Method: A cross-sectional survey invitation was sent to MSW students in 16 of 22 California MSW programs in April 2018. The sample included 647 MSW students (response rate of 16.5% across all students invited). All respondents received the Colorblind Racial Attitudes Scale (CoBRAS) and demographic measures. White students received the Psychosocial Costs of Racism to Whites Scale (PCRW) and the Anti-Racism Behavioral Inventory (ARBI). Students of color responded to the Perceived Ethnic Discrimination Questionnaire (PEDQ), the Stereotype Confirmation Concern Scale (SCCS), and the People of Color Racial Identity Attitudes Scale (PRIAS). Analysis of variance (ANOVA) was conducted on the CoBRAS between five racial categories: Latinx (n=289), White (n=138), Black (n=78), Asian (n=75), and Multiracial (n=56). Pearson R correlations were used to examine the strength of associations between the CoBRAS and PRCW for White students; and to examine the strength of associations between CoBRAS, PEDQ, PRAIS, and SCCS for students of color.
Results: No statistically significant difference was detected between the five racial groups on the CoBRAS. For White students, participation in anti-racist behaviors were negatively correlated with higher scores on colorblind ideology (p < .001). White students’ anti-racist behaviors were also positively correlated with higher scores on PRCW measures of empathy and guilt (p < .001). Conversely, White students’ anti-racist behaviors were negatively associated with increased fear of people of color (p < .001). For students of color, CoBRAS scores were positively correlated with conformity and negatively correlated with immersion (p < .001). Stereotype confirmation was also associated increased desire to conform to dominant culture (as measured by PRIAS sub-scales of immersion, dissonance, and conformity) (p < .001).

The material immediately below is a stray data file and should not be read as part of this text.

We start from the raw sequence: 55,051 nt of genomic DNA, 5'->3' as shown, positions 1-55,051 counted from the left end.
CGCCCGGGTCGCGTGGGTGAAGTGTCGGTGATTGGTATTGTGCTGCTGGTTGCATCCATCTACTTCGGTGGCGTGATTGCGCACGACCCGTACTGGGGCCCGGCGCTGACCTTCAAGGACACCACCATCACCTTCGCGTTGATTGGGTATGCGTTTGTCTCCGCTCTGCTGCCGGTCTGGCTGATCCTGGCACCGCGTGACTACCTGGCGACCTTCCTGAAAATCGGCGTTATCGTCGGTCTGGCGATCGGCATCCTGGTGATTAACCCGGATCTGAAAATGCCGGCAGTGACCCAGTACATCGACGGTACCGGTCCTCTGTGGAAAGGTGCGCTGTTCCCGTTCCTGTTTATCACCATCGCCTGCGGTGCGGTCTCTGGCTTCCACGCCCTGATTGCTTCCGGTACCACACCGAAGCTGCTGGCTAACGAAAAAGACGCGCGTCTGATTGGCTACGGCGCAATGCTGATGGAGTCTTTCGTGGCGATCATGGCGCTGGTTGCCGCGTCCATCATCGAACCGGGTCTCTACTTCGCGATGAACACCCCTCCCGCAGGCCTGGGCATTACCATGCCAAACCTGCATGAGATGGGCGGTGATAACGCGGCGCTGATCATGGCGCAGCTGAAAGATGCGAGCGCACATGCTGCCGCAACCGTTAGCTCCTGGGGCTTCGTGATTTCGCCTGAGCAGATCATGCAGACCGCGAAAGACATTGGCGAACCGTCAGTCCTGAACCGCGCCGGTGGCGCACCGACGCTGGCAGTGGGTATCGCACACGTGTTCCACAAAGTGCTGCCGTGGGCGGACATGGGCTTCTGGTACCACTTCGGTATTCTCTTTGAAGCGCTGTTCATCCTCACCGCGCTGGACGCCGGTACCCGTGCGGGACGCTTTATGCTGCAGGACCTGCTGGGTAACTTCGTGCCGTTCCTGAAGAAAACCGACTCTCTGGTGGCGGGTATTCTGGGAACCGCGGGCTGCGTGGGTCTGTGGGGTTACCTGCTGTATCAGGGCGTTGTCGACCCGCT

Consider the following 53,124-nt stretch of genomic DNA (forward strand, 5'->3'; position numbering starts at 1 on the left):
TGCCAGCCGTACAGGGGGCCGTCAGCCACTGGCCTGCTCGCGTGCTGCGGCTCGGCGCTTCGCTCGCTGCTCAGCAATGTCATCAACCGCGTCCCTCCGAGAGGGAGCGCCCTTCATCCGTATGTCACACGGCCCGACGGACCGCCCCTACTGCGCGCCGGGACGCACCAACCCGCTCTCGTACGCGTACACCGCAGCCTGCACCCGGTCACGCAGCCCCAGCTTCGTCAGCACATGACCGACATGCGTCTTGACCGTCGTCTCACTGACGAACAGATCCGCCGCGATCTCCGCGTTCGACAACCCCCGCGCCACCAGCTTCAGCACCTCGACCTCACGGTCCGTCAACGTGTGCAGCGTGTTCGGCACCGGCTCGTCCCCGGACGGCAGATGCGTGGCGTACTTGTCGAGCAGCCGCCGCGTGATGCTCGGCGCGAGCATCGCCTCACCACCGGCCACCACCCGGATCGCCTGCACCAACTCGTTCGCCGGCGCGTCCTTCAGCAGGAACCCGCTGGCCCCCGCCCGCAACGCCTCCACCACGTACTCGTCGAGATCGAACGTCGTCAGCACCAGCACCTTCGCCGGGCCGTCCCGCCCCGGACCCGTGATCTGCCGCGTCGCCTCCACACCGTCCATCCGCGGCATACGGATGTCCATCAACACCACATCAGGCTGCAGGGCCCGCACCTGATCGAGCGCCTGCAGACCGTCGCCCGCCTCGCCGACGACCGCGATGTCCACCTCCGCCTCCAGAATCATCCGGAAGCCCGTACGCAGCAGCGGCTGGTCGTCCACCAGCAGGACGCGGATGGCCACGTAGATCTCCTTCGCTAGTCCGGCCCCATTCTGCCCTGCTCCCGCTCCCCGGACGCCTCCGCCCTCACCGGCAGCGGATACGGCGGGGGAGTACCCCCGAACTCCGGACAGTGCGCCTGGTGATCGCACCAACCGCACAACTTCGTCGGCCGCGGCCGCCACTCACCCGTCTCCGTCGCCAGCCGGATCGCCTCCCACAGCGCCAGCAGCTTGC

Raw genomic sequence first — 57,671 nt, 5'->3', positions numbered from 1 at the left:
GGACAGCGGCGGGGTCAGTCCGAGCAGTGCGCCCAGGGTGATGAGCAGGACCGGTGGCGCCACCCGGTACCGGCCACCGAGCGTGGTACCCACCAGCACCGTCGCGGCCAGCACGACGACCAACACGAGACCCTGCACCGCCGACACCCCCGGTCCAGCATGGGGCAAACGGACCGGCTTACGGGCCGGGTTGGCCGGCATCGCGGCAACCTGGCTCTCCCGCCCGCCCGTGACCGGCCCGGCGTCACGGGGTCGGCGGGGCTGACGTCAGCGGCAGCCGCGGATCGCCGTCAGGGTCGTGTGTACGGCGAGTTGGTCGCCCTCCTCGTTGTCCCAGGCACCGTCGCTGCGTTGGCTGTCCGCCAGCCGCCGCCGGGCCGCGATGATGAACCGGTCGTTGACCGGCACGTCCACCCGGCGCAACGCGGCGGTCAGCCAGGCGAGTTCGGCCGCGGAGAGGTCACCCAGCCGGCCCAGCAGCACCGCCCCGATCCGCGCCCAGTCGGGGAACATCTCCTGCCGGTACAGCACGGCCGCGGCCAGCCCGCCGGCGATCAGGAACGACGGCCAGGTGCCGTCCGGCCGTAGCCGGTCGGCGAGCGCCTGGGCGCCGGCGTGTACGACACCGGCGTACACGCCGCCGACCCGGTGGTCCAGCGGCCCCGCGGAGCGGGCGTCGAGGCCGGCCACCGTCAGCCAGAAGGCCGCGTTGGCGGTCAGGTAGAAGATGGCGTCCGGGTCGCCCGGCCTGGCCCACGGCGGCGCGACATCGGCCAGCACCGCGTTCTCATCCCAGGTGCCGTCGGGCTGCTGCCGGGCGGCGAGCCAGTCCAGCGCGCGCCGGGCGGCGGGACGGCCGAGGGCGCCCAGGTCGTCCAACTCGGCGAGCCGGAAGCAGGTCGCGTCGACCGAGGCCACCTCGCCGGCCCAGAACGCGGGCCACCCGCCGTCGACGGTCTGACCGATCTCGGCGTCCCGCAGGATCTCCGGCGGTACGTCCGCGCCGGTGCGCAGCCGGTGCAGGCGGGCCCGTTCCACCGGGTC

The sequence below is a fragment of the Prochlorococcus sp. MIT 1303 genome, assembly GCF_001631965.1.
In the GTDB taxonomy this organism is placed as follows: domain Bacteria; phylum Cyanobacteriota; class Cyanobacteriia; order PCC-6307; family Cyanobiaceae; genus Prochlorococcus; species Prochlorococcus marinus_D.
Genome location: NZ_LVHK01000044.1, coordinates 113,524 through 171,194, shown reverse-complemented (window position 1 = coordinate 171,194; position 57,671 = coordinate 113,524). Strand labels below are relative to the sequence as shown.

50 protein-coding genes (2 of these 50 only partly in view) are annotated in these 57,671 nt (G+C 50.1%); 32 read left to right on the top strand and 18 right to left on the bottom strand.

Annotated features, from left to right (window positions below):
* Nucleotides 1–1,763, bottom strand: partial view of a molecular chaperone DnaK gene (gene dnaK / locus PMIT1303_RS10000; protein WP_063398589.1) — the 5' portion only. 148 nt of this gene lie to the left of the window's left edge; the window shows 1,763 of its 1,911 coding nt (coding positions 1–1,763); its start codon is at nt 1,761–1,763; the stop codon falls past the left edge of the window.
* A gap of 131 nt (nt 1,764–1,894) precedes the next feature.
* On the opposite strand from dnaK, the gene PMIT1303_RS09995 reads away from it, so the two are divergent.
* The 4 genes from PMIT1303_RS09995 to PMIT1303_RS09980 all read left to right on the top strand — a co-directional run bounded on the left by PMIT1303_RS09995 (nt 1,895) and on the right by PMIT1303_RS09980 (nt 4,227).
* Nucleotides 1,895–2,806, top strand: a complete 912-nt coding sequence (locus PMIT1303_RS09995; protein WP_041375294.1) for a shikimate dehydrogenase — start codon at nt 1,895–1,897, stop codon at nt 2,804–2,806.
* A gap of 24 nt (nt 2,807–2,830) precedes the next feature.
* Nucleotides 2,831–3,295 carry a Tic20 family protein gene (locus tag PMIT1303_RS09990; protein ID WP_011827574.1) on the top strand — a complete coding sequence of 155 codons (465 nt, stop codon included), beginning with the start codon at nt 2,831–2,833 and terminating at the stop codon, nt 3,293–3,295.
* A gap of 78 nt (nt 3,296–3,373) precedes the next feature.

Implications:Students across racial groups scored similarly on colorblind ideology. However, responses to these beliefs impacted them in different ways. For White students, a combination of empathetic understandings of racial privilege, and a willingness to address fears of people of color may help to increase engagement in anti-racist behaviors. For students of color, higher levels of colorblind ideology impacted their own racial identities. The relationship between stereotype threat and racial identities also suggests students of color experience pressure to conform to the dominant culture. These findings suggest a need to further uniquely address dimensions of MSW students’ experiences and perspectives across various racial groups. Educational strategies and interventions can use this knowledge to advance pedagogy toward racial equity and justice. Subsequent analysis (in this symposium) will also look at student of color subgroups to better understand their unique experiences.